Viv Hardwick looks at the legacy of Jeremy Clarkson, Richard Hammond and James May as they hit the road to Newcastle
ALL roads may lead to Jeremy Clarkson, the pilot of the politically incorrect statement, but the fact remains that the multi-million-pound driving force behind BBC2’s Top Gear franchise is at the steering wheel of one of the planet’s most popular TV programmes.
Last Sunday, the 22nd series was broadcast simultaneously in more than 50 countries across Australia, Africa and the Middle East at the same time as the UK. Singapore, Hong Kong, Malaysia, Taiwan, Korea, Cambodia, Indonesia, Thailand, South Korea and Mongolia also tuned in for a programme featuring Clarkson, Ripon-raised Richard “Hampster” Hammond and James “Captain Slow” May doing crazy things with cars.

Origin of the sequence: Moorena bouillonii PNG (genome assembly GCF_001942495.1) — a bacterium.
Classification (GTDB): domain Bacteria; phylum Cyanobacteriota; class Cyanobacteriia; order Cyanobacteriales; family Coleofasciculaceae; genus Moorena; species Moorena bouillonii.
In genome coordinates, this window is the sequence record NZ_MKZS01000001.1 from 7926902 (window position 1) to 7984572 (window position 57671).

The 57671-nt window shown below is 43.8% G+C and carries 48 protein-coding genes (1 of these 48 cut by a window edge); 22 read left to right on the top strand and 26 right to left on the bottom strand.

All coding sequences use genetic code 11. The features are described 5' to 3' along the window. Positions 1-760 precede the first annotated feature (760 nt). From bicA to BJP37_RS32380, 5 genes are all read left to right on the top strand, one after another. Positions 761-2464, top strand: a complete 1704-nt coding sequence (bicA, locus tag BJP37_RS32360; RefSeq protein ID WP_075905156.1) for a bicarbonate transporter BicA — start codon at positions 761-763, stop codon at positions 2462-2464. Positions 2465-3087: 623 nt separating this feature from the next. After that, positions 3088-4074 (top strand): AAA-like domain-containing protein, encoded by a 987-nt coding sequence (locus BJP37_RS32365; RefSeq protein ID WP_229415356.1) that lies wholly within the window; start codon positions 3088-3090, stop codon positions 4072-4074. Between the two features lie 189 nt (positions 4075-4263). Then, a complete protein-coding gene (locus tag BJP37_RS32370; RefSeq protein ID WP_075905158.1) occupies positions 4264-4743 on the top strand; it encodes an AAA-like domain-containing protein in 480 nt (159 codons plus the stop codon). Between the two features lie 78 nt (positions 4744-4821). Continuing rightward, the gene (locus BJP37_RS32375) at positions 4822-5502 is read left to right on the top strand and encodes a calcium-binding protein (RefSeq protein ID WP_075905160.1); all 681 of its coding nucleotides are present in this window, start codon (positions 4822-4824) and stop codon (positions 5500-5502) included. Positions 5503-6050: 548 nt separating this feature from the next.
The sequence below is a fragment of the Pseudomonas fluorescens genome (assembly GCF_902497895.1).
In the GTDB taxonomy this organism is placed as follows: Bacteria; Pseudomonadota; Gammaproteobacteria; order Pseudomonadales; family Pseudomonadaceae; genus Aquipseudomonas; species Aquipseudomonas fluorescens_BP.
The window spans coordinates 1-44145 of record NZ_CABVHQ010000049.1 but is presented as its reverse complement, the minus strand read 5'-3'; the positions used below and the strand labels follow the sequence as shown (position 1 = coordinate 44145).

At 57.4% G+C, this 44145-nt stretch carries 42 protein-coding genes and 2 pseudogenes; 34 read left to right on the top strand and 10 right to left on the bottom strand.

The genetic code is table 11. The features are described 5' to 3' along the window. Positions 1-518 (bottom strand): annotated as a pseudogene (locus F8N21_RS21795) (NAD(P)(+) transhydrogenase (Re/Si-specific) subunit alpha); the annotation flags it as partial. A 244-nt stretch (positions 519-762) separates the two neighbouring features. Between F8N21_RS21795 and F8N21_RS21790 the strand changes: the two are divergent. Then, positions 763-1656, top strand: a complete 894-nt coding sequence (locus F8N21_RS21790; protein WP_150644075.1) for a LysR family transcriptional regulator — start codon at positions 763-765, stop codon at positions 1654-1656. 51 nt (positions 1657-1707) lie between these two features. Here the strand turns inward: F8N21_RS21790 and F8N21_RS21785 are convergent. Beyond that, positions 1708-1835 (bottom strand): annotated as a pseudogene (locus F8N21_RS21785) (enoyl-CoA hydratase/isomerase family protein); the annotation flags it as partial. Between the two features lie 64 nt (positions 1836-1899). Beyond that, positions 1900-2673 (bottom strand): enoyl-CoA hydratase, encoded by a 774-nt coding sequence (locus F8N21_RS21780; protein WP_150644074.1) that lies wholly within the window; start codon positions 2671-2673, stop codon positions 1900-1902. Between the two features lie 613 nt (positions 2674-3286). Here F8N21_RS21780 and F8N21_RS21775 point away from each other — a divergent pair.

Next month, three days of Top Gear Live are almost certain to be a sell-out at the MetroRadio Arena, Newcastle, with a format of three ageing petrolheads trying to avoid comparisons with Compo, Cleggy and Blamire (etc) as the programme enters the same longevity as Last Of The Summer Wine.
“We often call this show Last Of The Summer Gear. It’s three middle-aged men falling over every week. It’s a similar format, ‘Tonight James May falls over, Richard Hammond catches fire and I say something stupid’,” says Clarkson.
Hopefully, the stunts seen at the arena will be similar to those involving more expert drivers like the always white-helmeted Stig of the secret identity, who test drives the world’s most expensive cars around Top Gear’s headquarters track at Dunsfold Aerodrome, an airport and business park in Waverley, Surrey.